i-Say. This site only provides surveys through Ipsos, the market research firm that owns it. The site offers fewer surveys than aggregators do, but you stay on i-Say for every survey, which makes the overall experience easier. Sometimes it displays surveys you already tried, which is confusing. You can cash out rewards starting at 500 points, which is equivalent to $5. For more information, check out the i-Say review.

OneOpinion. This site is a survey aggregator with an effective screening process. Its dashboard is informative and displays helpful sections, such as your activity and a customer support form. The site was above average at picking surveys we qualified for. As for the points awarded per survey, 500 or 1,000 points may look high at first, but when converted to actual rewards, you’d get 50 cents or a dollar. Also, you can’t cash out until you reach 25,000 points, equivalent to $25. Read more in our OneOpinion review.

Swagbucks. This site offers a lot of opportunities for surveys, but disqualifications are frequent. Sometimes we got disqualified just from clicking on a link to a survey. Swagbucks aggregates third-party surveys, so some sites it sends you to are better than others. It takes a long time to earn points, but the site’s expansive rewards marketplace has hundreds of options to choose from, including gift cards, sweepstakes and PayPal payments. Check out our full Swagbucks review.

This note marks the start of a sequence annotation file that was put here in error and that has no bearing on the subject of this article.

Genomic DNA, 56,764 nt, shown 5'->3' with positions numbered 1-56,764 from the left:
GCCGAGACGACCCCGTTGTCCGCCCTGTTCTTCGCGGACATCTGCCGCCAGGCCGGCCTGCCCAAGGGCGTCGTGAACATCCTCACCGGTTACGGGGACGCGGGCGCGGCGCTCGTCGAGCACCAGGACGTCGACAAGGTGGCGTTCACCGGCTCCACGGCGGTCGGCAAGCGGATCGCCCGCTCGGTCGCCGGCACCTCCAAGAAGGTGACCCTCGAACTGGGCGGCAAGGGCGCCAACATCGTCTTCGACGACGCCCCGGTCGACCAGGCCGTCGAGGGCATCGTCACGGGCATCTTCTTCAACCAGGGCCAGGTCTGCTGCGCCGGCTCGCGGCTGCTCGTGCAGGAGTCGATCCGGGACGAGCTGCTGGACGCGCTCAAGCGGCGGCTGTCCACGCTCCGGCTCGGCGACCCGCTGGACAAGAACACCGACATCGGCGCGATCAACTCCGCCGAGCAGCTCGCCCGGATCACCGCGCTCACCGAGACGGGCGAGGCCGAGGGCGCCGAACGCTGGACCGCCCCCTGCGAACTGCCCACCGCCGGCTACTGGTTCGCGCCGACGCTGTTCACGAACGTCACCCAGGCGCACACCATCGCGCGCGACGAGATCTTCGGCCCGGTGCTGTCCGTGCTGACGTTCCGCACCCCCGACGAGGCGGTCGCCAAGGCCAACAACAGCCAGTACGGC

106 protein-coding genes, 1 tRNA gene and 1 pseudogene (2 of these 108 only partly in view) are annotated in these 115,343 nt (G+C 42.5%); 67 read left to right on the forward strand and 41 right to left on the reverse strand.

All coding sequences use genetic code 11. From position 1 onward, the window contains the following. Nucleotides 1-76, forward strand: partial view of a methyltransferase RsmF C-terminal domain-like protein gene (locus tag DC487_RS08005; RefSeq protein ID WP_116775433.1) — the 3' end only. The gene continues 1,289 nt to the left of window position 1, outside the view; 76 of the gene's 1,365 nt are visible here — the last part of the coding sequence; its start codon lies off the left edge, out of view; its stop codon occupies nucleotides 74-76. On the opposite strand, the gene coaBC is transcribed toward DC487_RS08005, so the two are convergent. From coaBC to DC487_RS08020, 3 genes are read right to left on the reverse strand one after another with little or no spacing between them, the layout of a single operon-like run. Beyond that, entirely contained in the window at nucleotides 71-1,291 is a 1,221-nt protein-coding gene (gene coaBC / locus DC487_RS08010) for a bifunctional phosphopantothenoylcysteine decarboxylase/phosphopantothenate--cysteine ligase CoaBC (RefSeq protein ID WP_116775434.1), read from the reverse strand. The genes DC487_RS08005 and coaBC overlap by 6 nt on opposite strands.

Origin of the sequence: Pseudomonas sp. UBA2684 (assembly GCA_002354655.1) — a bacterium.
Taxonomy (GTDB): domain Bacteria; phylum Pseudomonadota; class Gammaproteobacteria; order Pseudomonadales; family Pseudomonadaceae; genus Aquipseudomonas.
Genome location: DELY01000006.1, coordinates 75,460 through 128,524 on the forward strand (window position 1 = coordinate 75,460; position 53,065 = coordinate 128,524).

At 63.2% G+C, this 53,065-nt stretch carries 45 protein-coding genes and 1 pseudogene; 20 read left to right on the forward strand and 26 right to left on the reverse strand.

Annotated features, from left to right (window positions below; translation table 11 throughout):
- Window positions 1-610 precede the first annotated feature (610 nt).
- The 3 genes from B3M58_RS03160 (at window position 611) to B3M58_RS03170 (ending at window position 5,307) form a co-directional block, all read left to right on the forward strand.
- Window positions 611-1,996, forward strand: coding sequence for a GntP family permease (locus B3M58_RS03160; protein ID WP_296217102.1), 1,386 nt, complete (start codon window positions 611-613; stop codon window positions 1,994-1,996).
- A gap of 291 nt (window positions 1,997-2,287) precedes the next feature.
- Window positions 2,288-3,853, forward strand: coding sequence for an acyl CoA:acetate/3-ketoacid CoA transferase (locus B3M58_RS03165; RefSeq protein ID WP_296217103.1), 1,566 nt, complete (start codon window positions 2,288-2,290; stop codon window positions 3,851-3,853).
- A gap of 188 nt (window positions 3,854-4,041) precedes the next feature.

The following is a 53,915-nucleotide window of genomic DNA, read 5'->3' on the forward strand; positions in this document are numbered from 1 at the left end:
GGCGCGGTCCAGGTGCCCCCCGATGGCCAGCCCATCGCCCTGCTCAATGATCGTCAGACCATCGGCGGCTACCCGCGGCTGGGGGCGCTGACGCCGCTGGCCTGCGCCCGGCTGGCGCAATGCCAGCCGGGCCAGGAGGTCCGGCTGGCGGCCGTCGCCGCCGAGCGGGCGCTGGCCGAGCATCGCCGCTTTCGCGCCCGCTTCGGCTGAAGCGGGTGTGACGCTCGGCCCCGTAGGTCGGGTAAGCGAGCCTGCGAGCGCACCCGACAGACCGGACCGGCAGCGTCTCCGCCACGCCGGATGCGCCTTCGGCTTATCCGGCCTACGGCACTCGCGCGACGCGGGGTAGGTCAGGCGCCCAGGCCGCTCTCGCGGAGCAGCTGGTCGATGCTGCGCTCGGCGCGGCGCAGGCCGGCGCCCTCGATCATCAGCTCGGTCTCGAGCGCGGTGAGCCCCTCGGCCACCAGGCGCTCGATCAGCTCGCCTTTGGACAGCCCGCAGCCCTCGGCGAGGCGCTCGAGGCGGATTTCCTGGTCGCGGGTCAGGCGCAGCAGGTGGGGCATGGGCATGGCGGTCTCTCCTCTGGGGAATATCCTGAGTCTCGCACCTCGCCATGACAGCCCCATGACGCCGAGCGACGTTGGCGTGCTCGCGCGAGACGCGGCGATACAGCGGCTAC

It requires patience, as it can take some time, but can often be a quick way of making some easy dollars whilst watching television or listening to music. Surveys are not a get rich scheme – hourly rates are never going to reach anything like a regular wage – but many people manage to turn idly filling in online forms into tidy sums to put towards holidays, home improvements or their new wardrobe!
MySurvey. This site offers an easy-to-use dashboard, a steady stream of surveys and a decent qualification rate — 28.89%. However, we encountered numerous issues with the site, which made the survey-taking experience generally poor. The disqualification policy was unclear and the 1,000-point minimum cash-out requirement was hard to hit. Check out our MySurvey review to learn more.

As well as filling in the familiar surveys, you can sign up to complete free and paid offers, which is how many users say they make the bulk of their CashCrate money. In these cases companies will pay you to sign up to their website, or to try out the service they offer, such as a financial credit check. These are often quick, straightforward ways to earn a few bucks. As the name suggests, paid offers require you to pay out to claim the offer or to sign up for the service, but what you get back will cover this and add a small profit on top. If you’re signing up for a monthly service though, make sure to note in your calendar when to cancel it or you might find yourself out of pocket as they auto-renew each month.

Amazon gift cards and PayPal are obviously popular choices, so naturally like most sites MySurvey had those. These guys did not stop there though. At the time of writing (I double checked) they also offer various sweepstakes, gift cards to restaurants, you can donate to charities like UNICEF through them, they have iTune gift cards, their very own merchandising products and also Starbucks, Walmart and Tango gift cards among many more options!